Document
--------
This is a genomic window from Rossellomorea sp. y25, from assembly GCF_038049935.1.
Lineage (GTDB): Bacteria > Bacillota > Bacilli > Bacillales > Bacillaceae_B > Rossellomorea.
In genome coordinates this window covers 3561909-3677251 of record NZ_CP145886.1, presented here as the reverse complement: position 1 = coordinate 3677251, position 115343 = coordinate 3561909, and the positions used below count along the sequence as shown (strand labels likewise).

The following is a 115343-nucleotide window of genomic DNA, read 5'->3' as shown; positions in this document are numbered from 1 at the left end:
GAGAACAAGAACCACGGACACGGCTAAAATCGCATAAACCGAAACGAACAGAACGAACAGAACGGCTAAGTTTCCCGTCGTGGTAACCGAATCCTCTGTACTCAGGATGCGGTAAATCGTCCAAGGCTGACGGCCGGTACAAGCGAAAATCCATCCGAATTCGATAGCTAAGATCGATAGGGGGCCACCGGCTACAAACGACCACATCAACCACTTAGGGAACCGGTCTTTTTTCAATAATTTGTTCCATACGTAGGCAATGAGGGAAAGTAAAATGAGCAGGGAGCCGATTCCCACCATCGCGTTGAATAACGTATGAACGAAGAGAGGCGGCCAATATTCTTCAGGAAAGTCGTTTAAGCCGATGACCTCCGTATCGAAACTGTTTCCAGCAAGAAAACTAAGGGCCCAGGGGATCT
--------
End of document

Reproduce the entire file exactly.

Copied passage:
This is a genomic window from Rossellomorea sp. y25, from assembly GCF_038049935.1.
Lineage (GTDB): Bacteria > Bacillota > Bacilli > Bacillales > Bacillaceae_B > Rossellomorea.
In genome coordinates this window covers 3561909-3677251 of record NZ_CP145886.1, presented here as the reverse complement: position 1 = coordinate 3677251, position 115343 = coordinate 3561909, and the positions used below count along the sequence as shown (strand labels likewise).

The following is a 115343-nucleotide window of genomic DNA, read 5'->3' as shown; positions in this document are numbered from 1 at the left end:
GAGAACAAGAACCACGGACACGGCTAAAATCGCATAAACCGAAACGAACAGAACGAACAGAACGGCTAAGTTTCCCGTCGTGGTAACCGAATCCTCTGTACTCAGGATGCGGTAAATCGTCCAAGGCTGACGGCCGGTACAAGCGAAAATCCATCCGAATTCGATAGCTAAGATCGATAGGGGGCCACCGGCTACAAACGACCACATCAACCACTTAGGGAACCGGTCTTTTTTCAATAATTTGTTCCATACGTAGGCAATGAGGGAAAGTAAAATGAGCAGGGAGCCGATTCCCACCATCGCGTTGAATAACGTATGAACGAAGAGAGGCGGCCAATATTCTTCAGGAAAGTCGTTTAAGCCGATGACCTCCGTATCGAAACTGTTTCCAGCAAGAAAACTAAGGGCCCAGGGGATCT